Something has been bugging me for a while about the way we respond to games sometimes. Due to the increasingly modular nature of games and significant growth of community efforts from publishers and marketing, it feels like we have actually taken steps back in treating games more like products than art. We like to throw games up on pedestals or present them to naysayers as a medium with legitimate narrative heights, yet when players encounter something they don’t like in a game, be it some unexpected mechanics or story beat they don’t immediately love, the demands come to make changes. We demand the devs “fix” the game, or “fix” the ending, or “fix” the visuals. We’re not talking bug fixes, we’re talking content on the creative end. It makes me wonder, has our sense of ownership with games grown out of control?
I’d like to cite a few examples that come to mind: Mass Effect 3 and Final Fantasy XV. These are the most egregious examples of what I’m talking about, several years apart. Both of these games have huge fanbases, full of people who happily dropped the dosh to play on day one. But due to some decisions made in the storytelling department, swaths of people lashed out in straight-up anger towards the devs, demanding “fixes.” The fans saw the story, the product of the creative side of the games’ development, as something that was damaged and in need of repair, as if writing and telling a story is the same thing as writing lines of code to make guns shoot, wheels spin, or hair sway in the wind.
In the case of Mass Effect 3, the outrage was directly squarely at the ending. The story leading up to the game’s final minutes were near universally well-received, as each section of the game focused on resolving all the major plot threads. From the ultimate fate of the Geth and the Quarian fleet, to the resolution of the Genophage problem, nearly everything that saw significant time in the previous games came to some kind of conclusion.
Unfortunately, the actual ending, the very end and the resolution of the Reaper invasion, wasn’t as satisfactory. Players mobbed the BioWare forums, social media, and even BioWare employees with seething rage over the ending not being good enough or something. BioWare would eventually cave and develop more story content, and the situation would happen again (and much worse) when Andromeda released.
With Final Fantasy XV, the game’s whole situation was a lot messier. The development took over ten years (arguably half that if you count the talent change as a fresh start) and it had the unfortunate position of following up the extremely divisive Final Fantasy XIII series. It bucked a lot of tradition, courting western RPG conventions and approaching JRPG story structure in a new way. The narrative itself was a challenge to the usual tropes as well, largely about Noctis struggling with powerlessness as his world moved around him, without him.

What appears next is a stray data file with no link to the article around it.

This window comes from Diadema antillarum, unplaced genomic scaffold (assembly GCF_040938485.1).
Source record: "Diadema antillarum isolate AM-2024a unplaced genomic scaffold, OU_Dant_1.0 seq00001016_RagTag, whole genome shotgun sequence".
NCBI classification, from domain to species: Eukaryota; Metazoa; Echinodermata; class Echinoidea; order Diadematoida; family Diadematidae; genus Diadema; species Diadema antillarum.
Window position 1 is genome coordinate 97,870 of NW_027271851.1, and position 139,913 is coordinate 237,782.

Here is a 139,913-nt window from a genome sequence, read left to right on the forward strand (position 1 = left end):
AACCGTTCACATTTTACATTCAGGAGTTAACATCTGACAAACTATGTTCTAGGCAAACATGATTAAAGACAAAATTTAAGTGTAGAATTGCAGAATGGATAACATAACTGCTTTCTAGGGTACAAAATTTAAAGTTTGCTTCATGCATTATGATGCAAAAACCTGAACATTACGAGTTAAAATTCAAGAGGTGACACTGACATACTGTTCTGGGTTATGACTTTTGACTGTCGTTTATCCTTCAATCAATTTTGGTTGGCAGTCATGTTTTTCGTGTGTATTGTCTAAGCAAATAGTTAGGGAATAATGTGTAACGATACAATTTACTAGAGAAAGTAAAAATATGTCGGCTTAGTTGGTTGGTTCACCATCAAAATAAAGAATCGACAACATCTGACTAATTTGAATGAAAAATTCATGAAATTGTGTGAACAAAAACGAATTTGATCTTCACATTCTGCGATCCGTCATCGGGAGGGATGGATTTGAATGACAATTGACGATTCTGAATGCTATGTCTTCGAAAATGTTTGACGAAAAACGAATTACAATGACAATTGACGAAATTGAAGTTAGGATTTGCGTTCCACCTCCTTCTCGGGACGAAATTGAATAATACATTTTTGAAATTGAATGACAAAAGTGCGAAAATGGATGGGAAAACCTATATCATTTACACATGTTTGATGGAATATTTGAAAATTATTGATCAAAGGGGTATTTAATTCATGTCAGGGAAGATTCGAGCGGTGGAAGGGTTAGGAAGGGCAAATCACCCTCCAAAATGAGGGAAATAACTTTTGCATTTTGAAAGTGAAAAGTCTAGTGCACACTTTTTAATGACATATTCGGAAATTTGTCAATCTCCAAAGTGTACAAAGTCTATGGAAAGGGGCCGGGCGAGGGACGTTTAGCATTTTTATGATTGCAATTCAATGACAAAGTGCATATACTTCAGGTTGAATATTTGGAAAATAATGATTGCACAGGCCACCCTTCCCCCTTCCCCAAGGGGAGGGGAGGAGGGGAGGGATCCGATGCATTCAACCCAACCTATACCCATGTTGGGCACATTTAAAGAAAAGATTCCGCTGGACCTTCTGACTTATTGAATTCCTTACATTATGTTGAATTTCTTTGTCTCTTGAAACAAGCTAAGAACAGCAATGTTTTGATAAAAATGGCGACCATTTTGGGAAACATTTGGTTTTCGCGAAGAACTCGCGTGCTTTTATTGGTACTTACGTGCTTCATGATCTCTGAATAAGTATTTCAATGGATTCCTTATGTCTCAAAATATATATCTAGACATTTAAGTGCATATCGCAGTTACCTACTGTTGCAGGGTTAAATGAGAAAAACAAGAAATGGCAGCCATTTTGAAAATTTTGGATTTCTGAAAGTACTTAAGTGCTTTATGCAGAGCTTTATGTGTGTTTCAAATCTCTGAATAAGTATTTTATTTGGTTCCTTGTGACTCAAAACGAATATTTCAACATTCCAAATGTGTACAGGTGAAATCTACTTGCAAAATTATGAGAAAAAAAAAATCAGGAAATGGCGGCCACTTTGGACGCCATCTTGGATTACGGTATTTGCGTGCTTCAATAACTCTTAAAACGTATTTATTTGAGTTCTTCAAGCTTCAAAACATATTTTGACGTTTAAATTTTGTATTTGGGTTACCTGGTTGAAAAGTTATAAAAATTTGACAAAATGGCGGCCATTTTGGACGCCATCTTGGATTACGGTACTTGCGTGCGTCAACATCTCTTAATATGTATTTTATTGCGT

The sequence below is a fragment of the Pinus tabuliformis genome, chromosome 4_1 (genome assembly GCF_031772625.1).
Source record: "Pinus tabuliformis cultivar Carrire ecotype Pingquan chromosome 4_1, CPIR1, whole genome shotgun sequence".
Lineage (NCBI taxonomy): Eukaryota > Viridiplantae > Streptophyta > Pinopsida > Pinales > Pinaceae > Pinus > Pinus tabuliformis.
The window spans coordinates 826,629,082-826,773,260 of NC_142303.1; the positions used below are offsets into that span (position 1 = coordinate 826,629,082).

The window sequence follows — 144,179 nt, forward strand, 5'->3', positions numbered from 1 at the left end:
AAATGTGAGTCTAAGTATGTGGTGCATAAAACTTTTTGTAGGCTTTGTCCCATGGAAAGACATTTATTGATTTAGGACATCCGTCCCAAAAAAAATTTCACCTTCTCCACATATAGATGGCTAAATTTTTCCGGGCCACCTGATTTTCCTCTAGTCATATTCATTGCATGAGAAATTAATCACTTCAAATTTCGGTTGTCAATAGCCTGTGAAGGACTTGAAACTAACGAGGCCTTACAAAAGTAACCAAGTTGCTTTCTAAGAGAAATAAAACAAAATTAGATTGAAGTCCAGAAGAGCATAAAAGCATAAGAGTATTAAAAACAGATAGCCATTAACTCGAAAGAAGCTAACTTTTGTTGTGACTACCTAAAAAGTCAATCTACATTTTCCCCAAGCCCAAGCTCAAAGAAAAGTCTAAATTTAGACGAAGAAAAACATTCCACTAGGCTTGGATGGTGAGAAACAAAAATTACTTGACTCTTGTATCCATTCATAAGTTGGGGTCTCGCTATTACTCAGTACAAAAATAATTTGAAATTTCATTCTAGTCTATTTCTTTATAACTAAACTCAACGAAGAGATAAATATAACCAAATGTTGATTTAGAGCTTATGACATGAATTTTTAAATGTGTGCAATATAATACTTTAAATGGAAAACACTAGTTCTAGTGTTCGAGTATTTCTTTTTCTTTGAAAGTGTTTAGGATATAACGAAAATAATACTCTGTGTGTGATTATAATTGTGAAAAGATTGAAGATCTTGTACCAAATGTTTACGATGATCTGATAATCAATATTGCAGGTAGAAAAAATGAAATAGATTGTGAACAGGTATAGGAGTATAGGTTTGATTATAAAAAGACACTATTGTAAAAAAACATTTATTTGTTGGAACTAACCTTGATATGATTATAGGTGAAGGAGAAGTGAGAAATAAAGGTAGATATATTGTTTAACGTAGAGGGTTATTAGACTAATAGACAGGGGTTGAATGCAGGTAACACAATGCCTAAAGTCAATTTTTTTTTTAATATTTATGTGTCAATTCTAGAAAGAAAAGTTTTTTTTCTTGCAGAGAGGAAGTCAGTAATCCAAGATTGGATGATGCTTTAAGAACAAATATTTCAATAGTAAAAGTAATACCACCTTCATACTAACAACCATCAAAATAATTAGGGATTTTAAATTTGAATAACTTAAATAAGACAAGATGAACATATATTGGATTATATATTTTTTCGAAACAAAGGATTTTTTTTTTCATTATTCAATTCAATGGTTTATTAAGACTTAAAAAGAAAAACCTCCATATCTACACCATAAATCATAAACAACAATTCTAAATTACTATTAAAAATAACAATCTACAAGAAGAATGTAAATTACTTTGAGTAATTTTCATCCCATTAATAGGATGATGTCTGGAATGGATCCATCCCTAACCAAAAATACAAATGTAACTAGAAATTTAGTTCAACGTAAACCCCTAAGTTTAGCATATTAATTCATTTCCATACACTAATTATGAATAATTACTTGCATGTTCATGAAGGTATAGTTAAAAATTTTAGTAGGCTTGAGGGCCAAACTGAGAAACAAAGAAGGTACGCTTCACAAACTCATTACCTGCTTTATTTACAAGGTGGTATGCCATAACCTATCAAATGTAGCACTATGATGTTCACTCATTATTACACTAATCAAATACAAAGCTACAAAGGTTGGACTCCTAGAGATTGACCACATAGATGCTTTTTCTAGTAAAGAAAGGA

This led to a more vague, indirect style or narrative delivery, with the deeper lore of Final Fantasy XV relegated to background noise and media existing outside of the game. Meanwhile, the game was more about the bond between the main characters and Noctis’ personal struggles. This came to an ugly head in the infamous chapter 13, which brought the background stuff to the forefront with just enough to wrap things up while still keeping everything intentionally vague and uncomfortable. Along with some strange design choices, this made fans cry out against the game’s storytelling as being “unfinished” or, again, in need of fixing. And again, Square Enix and the Final Fantasy XV team relented.
So what’s the takeaway here? Well, it seems like a team can spend years making a game, writing and telling a story, then get yelled at if it doesn’t gel with the audience until they go back and change it to something more digestible. And the publishers and developers, who have no choice but to court these kinds of rabid fans to keep their profit margins, give in and do just that. And since it works and is always met with apologies from overworked directors and staff, the behavior gets to continue, strengthened by success. I don’t like it.
Video games are the perfect medium to get weird and try new things, but every time someone does so it gets trashed until it goes back to the workshop and hammered into something more easy, less challenging. If we’re going to insist games sit on the pedestal of art, then we need to back off and talk about these things in discussion, not yell at developers on Twitter until they make changes to their creations.